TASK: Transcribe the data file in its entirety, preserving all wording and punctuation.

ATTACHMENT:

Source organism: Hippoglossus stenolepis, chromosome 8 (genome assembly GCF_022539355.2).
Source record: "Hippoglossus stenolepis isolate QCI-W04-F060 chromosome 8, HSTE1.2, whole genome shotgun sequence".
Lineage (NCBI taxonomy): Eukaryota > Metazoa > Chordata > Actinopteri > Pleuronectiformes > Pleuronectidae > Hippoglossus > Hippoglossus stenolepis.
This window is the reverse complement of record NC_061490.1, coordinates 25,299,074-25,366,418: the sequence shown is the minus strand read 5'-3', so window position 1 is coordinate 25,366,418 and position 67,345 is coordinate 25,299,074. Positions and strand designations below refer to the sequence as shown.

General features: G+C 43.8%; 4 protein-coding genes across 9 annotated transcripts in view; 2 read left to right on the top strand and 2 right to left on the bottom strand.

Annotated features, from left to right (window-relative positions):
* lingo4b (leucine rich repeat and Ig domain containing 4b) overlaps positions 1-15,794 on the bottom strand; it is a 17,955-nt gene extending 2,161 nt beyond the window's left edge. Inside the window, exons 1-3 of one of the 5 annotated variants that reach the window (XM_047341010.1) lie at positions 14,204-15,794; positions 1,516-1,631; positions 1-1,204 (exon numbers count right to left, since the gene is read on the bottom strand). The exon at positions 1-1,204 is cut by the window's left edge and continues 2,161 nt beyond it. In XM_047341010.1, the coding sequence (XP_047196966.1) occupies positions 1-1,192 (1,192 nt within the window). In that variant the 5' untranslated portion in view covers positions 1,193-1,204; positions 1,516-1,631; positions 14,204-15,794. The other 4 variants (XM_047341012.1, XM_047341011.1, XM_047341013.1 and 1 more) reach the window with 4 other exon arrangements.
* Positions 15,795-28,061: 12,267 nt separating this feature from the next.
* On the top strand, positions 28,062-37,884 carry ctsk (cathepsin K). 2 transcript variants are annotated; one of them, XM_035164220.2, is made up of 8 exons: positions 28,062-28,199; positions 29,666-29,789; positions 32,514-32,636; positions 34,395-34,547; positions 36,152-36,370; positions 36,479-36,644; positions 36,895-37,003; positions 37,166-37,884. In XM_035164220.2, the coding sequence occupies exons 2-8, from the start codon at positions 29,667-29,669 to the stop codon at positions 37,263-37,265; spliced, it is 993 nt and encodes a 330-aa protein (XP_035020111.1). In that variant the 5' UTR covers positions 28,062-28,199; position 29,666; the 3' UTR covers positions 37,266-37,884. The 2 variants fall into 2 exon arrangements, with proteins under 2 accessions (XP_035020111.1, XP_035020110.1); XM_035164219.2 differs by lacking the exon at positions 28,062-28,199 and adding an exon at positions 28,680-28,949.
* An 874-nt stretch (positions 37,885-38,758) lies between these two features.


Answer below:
Source organism: Hippoglossus stenolepis, chromosome 8 (genome assembly GCF_022539355.2).
Source record: "Hippoglossus stenolepis isolate QCI-W04-F060 chromosome 8, HSTE1.2, whole genome shotgun sequence".
Lineage (NCBI taxonomy): Eukaryota > Metazoa > Chordata > Actinopteri > Pleuronectiformes > Pleuronectidae > Hippoglossus > Hippoglossus stenolepis.
This window is the reverse complement of record NC_061490.1, coordinates 25,299,074-25,366,418: the sequence shown is the minus strand read 5'-3', so window position 1 is coordinate 25,366,418 and position 67,345 is coordinate 25,299,074. Positions and strand designations below refer to the sequence as shown.

General features: G+C 43.8%; 4 protein-coding genes across 9 annotated transcripts in view; 2 read left to right on the top strand and 2 right to left on the bottom strand.

Annotated features, from left to right (window-relative positions):
* lingo4b (leucine rich repeat and Ig domain containing 4b) overlaps positions 1-15,794 on the bottom strand; it is a 17,955-nt gene extending 2,161 nt beyond the window's left edge. Inside the window, exons 1-3 of one of the 5 annotated variants that reach the window (XM_047341010.1) lie at positions 14,204-15,794; positions 1,516-1,631; positions 1-1,204 (exon numbers count right to left, since the gene is read on the bottom strand). The exon at positions 1-1,204 is cut by the window's left edge and continues 2,161 nt beyond it. In XM_047341010.1, the coding sequence (XP_047196966.1) occupies positions 1-1,192 (1,192 nt within the window). In that variant the 5' untranslated portion in view covers positions 1,193-1,204; positions 1,516-1,631; positions 14,204-15,794. The other 4 variants (XM_047341012.1, XM_047341011.1, XM_047341013.1 and 1 more) reach the window with 4 other exon arrangements.
* Positions 15,795-28,061: 12,267 nt separating this feature from the next.
* On the top strand, positions 28,062-37,884 carry ctsk (cathepsin K). 2 transcript variants are annotated; one of them, XM_035164220.2, is made up of 8 exons: positions 28,062-28,199; positions 29,666-29,789; positions 32,514-32,636; positions 34,395-34,547; positions 36,152-36,370; positions 36,479-36,644; positions 36,895-37,003; positions 37,166-37,884. In XM_035164220.2, the coding sequence occupies exons 2-8, from the start codon at positions 29,667-29,669 to the stop codon at positions 37,263-37,265; spliced, it is 993 nt and encodes a 330-aa protein (XP_035020111.1). In that variant the 5' UTR covers positions 28,062-28,199; position 29,666; the 3' UTR covers positions 37,266-37,884. The 2 variants fall into 2 exon arrangements, with proteins under 2 accessions (XP_035020111.1, XP_035020110.1); XM_035164219.2 differs by lacking the exon at positions 28,062-28,199 and adding an exon at positions 28,680-28,949.
* An 874-nt stretch (positions 37,885-38,758) lies between these two features.